This work describes a simple way to identify fiber types in living muscles by fluorescence lifetime imaging microscopy (FLIM). We quantified the mean values of lifetimes derived from a two-exponential fit (τ1 and τ2) in freshly dissected mouse FDB and soleus muscles. While τ1 values did not change between muscles, the distribution of τ2 shifted to higher values in FDB. To understand the origin of this difference, we obtained maps of autofluorescence lifetimes in cryosections of both muscles and paired them with immunofluorescence images of myosin heavy chain isoforms (MHC), which allow identification of fiber types. In soleus, τ2 was 3.1 ns for type I (SEM = 0.009, n = 49), 3.4 ns for type IIA (SEM = 0.01, n = 30), and 3.3 ns for type IIX (SEM = 0.01, n = 21). In FDB muscle, τ2 was 3.17 ns for type I (SEM = 0.04, n = 18), 3.5 ns for type IIA (SEM = 0.03, n = 27), and 3.62 ns for type IIX (SEM = 0.03, n = 22). From the distribution of measures, it follows that an FDB fiber with τ2 >3.3 ns is expected to be of type II, and of type I otherwise. This simple classification method has first- and second-class errors estimated at 0.06 and 0.27, respectively. Studies in progress aim at further elucidating the reasons for the different lifetimes, not just among fiber types but between fibers of the same type in the two muscles. Preliminary results point at differences in both the oxidation-reduction and protein-bound versus free states of flavins as causes for the observed divergence of fluorescence lifetimes. Lifetime maps of autofluorescence therefore constitute a tool to identify fiber type that, being practical, fast, and noninvasive, can be applied in living tissue without compromising other experimental interventions.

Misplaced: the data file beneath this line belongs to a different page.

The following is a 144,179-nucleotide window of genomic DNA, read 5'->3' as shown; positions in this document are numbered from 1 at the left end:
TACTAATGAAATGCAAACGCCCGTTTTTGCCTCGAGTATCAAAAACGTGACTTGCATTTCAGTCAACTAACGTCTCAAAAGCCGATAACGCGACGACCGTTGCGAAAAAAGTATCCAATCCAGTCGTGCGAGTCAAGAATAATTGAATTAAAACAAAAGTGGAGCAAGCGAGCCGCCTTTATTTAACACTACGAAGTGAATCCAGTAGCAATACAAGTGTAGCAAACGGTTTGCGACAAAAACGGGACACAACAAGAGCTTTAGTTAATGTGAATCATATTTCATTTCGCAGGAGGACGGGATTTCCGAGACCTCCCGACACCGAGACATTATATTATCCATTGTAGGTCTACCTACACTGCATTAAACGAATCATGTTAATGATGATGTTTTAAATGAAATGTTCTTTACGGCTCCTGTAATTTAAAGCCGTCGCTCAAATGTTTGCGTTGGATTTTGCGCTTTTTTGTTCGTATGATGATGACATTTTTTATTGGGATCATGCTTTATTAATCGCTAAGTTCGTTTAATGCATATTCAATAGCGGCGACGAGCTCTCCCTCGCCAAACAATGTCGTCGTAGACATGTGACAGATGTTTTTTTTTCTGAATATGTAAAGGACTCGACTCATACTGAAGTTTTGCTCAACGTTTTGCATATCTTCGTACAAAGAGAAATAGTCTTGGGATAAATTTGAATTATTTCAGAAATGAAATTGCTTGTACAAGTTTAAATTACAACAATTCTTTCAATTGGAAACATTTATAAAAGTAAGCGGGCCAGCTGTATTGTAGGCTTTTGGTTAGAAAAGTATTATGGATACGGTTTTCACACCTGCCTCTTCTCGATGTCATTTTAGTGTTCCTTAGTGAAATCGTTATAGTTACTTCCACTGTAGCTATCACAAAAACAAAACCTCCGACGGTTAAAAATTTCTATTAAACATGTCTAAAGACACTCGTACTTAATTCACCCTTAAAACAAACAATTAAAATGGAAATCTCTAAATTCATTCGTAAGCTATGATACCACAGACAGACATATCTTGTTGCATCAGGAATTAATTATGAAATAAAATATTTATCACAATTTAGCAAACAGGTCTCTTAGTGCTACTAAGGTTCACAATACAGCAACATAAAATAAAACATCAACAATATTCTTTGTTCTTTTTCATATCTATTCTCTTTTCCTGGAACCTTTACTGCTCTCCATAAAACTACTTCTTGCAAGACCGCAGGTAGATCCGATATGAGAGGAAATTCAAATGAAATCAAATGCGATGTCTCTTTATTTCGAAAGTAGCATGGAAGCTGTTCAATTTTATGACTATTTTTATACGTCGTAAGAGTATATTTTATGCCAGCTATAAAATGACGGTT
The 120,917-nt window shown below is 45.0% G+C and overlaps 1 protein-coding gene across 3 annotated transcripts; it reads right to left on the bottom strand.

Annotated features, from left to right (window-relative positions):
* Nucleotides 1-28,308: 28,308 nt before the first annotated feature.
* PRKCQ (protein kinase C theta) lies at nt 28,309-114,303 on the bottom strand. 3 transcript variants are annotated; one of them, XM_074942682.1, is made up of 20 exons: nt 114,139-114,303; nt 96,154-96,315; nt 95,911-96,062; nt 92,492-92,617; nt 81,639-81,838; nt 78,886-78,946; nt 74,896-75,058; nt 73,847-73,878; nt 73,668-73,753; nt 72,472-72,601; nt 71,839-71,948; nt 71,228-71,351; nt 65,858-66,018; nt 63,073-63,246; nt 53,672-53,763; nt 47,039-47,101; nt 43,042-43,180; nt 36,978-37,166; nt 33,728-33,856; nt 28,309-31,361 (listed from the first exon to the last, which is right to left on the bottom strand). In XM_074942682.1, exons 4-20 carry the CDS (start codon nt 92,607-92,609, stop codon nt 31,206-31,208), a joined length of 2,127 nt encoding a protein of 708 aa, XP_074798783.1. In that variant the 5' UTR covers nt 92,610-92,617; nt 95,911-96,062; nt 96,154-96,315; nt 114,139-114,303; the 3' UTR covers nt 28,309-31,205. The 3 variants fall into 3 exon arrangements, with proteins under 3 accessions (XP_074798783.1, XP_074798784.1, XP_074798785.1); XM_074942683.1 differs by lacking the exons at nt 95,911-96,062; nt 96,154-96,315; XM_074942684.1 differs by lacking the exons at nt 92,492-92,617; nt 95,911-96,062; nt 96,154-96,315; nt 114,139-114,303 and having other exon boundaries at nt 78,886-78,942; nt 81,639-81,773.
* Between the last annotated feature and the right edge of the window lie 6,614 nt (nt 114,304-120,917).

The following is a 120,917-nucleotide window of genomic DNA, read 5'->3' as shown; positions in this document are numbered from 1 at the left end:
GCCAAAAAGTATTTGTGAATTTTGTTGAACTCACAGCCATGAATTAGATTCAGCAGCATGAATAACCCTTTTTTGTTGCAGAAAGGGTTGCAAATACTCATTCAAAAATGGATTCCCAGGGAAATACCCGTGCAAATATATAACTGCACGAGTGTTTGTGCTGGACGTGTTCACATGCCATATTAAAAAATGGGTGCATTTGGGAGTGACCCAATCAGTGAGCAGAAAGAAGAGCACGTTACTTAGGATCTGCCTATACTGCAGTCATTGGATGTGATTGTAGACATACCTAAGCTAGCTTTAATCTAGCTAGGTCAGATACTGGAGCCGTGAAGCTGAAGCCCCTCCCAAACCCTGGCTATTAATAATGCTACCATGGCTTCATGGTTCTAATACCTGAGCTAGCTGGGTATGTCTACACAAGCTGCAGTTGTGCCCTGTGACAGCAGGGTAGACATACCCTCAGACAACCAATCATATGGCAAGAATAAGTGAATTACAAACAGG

This work is supported by National Institutes of Health-National Institute of Arthritis and Musculoskeletal and Skin Diseases grants R01AR072602 and R01AR068312.